I think it’s a little more of a heady record. I feel like we’ve gone into the songs and really dissected them. If something sounded a little straight, we took a left turn and made things a little screwy. We just tried something completely opposite, not to sabotage it, but to challenge ourselves and try new things that we haven’t done in the past.
“It definitely feels like we’ve taken a step from our last record. But it’s definitely a DEFTONES record, and it has all the elements that make us who we are. We’re not going out there to change anything, other than just thinking outside the box.
This new album, which will come out April 8th, will be the followup to 2012’s excellent Koi No Yokan.
MAR 05 MUSINK FESTIVAL Costa Mesa, CA
MAR 16 NEVER SAY NEVER FESTIVAL Mission, TX
MAR 19 LONESTAR EVENTS CENTER San Antonio, TX
MAR 20 SOUTH SIDE BALLROOM Dallas, TX
MAR 22 REVENTION MUSIC CENTER Houston, TX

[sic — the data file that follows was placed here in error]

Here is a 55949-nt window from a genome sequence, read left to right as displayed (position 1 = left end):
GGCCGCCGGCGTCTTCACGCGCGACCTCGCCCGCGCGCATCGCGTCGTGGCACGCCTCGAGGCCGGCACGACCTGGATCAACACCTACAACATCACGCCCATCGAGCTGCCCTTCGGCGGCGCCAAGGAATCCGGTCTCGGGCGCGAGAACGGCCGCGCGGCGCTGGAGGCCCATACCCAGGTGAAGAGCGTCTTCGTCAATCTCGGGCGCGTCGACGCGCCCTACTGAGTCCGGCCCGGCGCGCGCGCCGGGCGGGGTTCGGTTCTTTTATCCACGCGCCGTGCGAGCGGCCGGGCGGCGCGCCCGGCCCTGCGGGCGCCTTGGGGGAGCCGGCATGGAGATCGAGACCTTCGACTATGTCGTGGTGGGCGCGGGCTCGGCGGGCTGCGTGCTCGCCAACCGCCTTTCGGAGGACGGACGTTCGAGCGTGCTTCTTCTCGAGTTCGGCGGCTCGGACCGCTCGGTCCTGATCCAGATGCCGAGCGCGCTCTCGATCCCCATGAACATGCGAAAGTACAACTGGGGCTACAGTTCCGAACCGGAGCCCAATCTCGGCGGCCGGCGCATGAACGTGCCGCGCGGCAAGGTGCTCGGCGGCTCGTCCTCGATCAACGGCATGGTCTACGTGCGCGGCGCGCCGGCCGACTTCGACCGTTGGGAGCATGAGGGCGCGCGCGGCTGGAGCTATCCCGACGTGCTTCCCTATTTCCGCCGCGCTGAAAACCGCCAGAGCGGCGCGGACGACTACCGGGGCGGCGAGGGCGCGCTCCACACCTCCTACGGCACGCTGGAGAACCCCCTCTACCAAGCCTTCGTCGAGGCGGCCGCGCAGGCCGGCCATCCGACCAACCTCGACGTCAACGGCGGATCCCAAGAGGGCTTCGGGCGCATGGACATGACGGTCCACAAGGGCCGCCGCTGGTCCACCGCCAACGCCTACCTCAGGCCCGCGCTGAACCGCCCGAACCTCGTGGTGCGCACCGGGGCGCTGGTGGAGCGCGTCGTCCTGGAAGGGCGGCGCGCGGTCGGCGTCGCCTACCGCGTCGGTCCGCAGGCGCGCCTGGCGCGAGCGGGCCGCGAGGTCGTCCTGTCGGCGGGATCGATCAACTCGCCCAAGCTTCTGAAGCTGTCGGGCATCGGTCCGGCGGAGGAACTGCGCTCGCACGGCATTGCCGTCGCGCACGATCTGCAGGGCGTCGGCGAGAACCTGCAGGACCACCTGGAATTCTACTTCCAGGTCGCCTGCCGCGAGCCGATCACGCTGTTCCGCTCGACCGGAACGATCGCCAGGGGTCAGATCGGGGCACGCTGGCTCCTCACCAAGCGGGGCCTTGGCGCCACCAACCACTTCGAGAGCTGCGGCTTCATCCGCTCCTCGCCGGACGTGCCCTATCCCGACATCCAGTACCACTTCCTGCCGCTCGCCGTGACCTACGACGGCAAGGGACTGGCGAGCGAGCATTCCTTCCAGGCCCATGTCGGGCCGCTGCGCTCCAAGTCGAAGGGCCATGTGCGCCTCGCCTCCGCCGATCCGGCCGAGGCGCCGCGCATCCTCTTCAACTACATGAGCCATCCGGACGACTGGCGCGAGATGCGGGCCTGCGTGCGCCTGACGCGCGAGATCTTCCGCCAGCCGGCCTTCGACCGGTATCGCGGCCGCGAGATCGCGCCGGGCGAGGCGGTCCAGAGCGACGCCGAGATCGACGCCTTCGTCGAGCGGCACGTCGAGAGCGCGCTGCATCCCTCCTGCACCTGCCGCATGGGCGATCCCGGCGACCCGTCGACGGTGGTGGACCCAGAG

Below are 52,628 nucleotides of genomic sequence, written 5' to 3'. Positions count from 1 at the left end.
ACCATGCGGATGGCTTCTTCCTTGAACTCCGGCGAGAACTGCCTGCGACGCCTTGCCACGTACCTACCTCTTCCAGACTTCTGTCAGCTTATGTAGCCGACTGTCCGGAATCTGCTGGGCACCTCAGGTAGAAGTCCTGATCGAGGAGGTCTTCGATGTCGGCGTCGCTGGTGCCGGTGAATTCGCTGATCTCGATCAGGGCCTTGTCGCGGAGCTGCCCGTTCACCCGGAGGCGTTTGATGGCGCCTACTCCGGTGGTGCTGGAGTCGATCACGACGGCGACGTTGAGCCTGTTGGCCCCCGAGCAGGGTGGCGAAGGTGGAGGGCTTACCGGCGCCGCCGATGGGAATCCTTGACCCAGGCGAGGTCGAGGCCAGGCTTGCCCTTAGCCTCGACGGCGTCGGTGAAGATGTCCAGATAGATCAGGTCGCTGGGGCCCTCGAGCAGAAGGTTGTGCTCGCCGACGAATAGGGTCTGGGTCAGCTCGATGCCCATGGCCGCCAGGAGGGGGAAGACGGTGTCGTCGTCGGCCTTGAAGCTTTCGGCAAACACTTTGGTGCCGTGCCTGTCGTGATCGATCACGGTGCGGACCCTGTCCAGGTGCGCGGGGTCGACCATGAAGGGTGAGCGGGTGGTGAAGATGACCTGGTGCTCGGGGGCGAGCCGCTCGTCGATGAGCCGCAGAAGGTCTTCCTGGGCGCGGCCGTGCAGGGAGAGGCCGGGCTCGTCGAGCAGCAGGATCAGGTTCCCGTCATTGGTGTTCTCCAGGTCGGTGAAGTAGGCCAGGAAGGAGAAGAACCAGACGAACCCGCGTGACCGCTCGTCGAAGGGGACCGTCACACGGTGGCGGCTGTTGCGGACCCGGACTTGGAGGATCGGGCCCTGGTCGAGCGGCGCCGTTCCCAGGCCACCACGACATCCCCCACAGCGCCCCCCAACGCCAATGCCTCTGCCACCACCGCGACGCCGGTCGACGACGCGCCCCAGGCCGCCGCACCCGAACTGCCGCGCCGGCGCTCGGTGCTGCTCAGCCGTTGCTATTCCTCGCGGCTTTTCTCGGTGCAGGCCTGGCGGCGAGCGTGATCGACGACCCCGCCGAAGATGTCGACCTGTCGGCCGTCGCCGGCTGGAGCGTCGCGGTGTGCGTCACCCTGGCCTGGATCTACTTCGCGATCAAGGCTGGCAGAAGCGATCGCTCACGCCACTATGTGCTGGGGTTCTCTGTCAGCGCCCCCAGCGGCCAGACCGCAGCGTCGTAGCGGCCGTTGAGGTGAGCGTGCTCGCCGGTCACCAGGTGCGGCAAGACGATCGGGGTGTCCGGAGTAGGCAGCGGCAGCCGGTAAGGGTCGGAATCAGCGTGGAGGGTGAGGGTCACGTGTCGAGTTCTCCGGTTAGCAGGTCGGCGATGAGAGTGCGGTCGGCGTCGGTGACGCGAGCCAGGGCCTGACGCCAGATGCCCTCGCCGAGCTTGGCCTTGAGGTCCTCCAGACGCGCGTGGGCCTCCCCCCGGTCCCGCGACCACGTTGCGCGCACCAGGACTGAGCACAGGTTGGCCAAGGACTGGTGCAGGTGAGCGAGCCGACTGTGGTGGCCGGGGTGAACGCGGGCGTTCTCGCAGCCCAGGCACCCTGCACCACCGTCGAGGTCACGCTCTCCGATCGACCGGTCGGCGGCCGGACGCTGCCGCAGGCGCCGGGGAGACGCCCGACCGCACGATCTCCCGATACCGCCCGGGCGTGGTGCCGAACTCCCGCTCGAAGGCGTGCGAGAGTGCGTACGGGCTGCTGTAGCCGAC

MAR 24 LONESTAR PAVILION Lubbock, TX
XLrator Media released the trailer for their action-thriller Camino (read our review) starring Zoë Bell (Quentin Tarantino’s The Hateful Eight, Death Proof) and Academy Award-nominated filmmaker Nacho Vigalondo (Timecrimes, Open Windows, VHS Viral) in a rare acting role.
Set for VOD release March 4th, “Set in 1985, war photographer Avery Taggert (Zoë Bell) has built a solid career with her stark and honest imagery, all the while remaining emotionally distant from her subjects. When she embeds in the jungles of Colombia with a squad of missionaries led by a beloved and charismatic Spaniard known as “El Guero” (Nacho Vigalondo), she finds herself in the middle of a conflict as violent as any she’s photographed. One night, she happens upon El Guero committing a heinous atrocity, capturing the vile act on film, an image with the potential to discredit and destroy El Guero. Knowing this brilliant psychopath will employ every tactic at his disposal to destroy that photograph – and the photographer who took it – Avery flees into the harsh jungle with nothing but the camera hanging around her neck to escape from missionaries twisted into violent guerrillas by the madman intent on destroying all enemies.”